• For many documents, putting them on the web can generate a surprisingly large traffic from people other than the students for whom they were initially prepared. We maintain a Physics Virtual Bookshelf in Toronto and I get emails of compliments and questions from around the world a few times a week from people who have found the site. The URL is

    The default language of the web, html, is a poor choice for delivering non-encapsulated information that will be printed. This is because different browsers and choices of default fonts mean that the author has no control whatsoever over page breaks, etc. This can be particularly problematic for documents with large html tables or lots of figures. The difficulties can be so severe that parts of the hardcopy of some html documents are impossible to read.

    A common and effective choice for documents that will be printed is the Portable Document Format (pdf) from Adobe ( The Acrobat Reader necessary to read such documents is free, and the Adobe Acrobat software required to produce them is fairly inexpensive.

    Converting an existing html document to pdf with proper page breaks is often only a matter of interactively adjusting table widths and inserting a few
    tags into the document, “pouring” the result into Adobe Acrobat, and viewing the result. I often make both html and pdf versions of the same document available to my students.

    Beware of using pdf for all your web pages. Forcing users to browse pdf files makes usability approximately 300% worse compared to html pages [Nielsen, 2001].


    As already mentioned, I don’t believe that students actually learn in a classroom, particularly where a large class size means that the format is almost exclusively a lecture instead of a discussion. However, something related to the learning process is clearly happening since otherwise the students would not continue to attend class. A few things that may be related to the learning process are:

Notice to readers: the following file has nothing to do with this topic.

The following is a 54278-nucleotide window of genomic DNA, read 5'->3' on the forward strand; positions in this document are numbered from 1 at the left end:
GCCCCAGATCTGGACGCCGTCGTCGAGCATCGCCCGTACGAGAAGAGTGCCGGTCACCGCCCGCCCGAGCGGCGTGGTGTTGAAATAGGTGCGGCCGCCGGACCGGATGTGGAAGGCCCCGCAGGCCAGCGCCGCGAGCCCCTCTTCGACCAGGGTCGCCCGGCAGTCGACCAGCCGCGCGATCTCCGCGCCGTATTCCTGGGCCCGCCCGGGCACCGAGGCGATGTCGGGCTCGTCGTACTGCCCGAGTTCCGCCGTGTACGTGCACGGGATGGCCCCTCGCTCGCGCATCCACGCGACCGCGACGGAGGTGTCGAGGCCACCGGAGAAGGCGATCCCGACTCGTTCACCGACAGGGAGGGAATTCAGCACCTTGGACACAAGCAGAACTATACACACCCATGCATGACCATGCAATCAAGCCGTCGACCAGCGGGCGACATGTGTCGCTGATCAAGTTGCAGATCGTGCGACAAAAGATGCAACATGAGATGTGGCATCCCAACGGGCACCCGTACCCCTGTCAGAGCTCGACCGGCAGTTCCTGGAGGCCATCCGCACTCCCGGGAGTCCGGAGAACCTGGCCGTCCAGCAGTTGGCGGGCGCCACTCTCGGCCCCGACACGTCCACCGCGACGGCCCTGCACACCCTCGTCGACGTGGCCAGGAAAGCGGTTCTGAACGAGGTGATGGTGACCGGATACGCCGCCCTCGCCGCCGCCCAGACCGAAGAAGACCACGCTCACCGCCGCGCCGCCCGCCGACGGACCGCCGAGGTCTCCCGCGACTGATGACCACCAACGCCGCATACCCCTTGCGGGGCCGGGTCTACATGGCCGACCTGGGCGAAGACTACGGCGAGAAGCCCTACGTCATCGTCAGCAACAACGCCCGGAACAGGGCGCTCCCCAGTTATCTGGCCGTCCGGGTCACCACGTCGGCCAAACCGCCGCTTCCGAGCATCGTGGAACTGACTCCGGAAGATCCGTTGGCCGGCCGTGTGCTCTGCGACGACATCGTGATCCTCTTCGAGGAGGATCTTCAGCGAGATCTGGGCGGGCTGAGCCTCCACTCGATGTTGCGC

• To do well on a test or to write a good essay or problem set requires a high degree of coordination between the students’ eyes, brains, and the hands with which they write or type. The process of taking notes in class is good practice in acquiring this coordination.

    • A good lecturer provides a sense of excitement and energy related to the content of the course.

    • The student does not yet understand the context in which the content of the course exists. The class provides such a context. Note that this implies that the information delivered in class is non-encapsulated.

    I shall argue that for many teachers these three points all mean that the use of an overhead projector or making a PowerPoint® presentation is a poor idea. As an example I shall use a common visualization tool from the Special Theory of Relativity, the space time diagram. In an upper-year liberal arts course in Physics without mathematics I make a lot of use of these diagrams, and have tried a variety of ways of teaching it. The result of test questions over a number of years has pointed to one method that works best.

    Although the details of these diagrams are not important here, to the right I show one. As can be seen, the diagram has a number of parts. Simply showing the complete diagram via, say, an overhead projector makes it seem a bit intimidating. Drawing it in stages on the blackboard allows us to build the complexity piece by piece. It also insures that the students have time to draw it into their notes, since I am drawing it too. Thus the correct pace is automatically used. Also the physical act of drawing the diagram on the blackboard necessarily requires an expenditure of some energy, which adds to the general level of energy in the classroom. Finally and perhaps of greatest importance, by using a blackboard I can leave the diagram in place while I go on to discuss it and other topics, and the student can glance back at it whenever they wish.

    Of course, when drawn on a blackboard the space time diagram is not nearly as “pretty” as the version above. However when reviewing the topic in the next class the version that appears above, in color, is shown on the overhead projector. Finally, this “pretty” version is made available on the web. So the three steps in presenting this topic to my class are:

    1. Draw it on the blackboard.

    2. Show a “pretty” version on the overhead projector in the next class as a review.

    3. Make the pretty version available via the web.

    I have found through trial and error that all three of these steps, in the order shown, are necessary for my students to optimally learn this material.

    Although the example just discussed involves graphical information, I have found that the same process provides the best learning of textual or mathematical information.

    Some colleagues respond to the above, especially the blackboard step, by stating that their blackboards end up “messy” because of poor writing or drawing skills. Recently, when discussing this topic with a group of science graduate students at York University in Toronto who are interested in education, they began to complain strongly about a professor in one of their graduate courses who used beautiful PowerPoint® presentations in class. They were essentially unanimous in preferring a messy blackboard to a neat projection.